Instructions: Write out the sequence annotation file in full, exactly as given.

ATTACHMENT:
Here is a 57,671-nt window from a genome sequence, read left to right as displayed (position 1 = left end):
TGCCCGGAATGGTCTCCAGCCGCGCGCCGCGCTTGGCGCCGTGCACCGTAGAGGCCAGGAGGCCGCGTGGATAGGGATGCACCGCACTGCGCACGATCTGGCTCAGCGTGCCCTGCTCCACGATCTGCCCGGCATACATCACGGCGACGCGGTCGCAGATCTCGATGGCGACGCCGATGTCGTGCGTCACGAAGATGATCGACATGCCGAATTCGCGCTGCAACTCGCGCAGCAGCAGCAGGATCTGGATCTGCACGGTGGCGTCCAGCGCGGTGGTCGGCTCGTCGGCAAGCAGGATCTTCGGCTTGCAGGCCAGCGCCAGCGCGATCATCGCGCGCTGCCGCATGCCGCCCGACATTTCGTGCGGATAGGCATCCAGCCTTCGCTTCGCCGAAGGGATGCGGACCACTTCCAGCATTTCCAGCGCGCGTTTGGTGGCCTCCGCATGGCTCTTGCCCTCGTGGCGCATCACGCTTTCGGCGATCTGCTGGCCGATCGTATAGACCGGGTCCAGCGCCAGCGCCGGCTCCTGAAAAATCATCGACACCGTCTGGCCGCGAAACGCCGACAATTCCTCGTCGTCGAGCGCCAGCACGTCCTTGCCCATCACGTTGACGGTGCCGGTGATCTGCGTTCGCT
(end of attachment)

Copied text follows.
Here is a 57,671-nt window from a genome sequence, read left to right as displayed (position 1 = left end):
TGCCCGGAATGGTCTCCAGCCGCGCGCCGCGCTTGGCGCCGTGCACCGTAGAGGCCAGGAGGCCGCGTGGATAGGGATGCACCGCACTGCGCACGATCTGGCTCAGCGTGCCCTGCTCCACGATCTGCCCGGCATACATCACGGCGACGCGGTCGCAGATCTCGATGGCGACGCCGATGTCGTGCGTCACGAAGATGATCGACATGCCGAATTCGCGCTGCAACTCGCGCAGCAGCAGCAGGATCTGGATCTGCACGGTGGCGTCCAGCGCGGTGGTCGGCTCGTCGGCAAGCAGGATCTTCGGCTTGCAGGCCAGCGCCAGCGCGATCATCGCGCGCTGCCGCATGCCGCCCGACATTTCGTGCGGATAGGCATCCAGCCTTCGCTTCGCCGAAGGGATGCGGACCACTTCCAGCATTTCCAGCGCGCGTTTGGTGGCCTCCGCATGGCTCTTGCCCTCGTGGCGCATCACGCTTTCGGCGATCTGCTGGCCGATCGTATAGACCGGGTCCAGCGCCAGCGCCGGCTCCTGAAAAATCATCGACACCGTCTGGCCGCGAAACGCCGACAATTCCTCGTCGTCGAGCGCCAGCACGTCCTTGCCCATCACGTTGACGGTGCCGGTGATCTGCGTTCGCT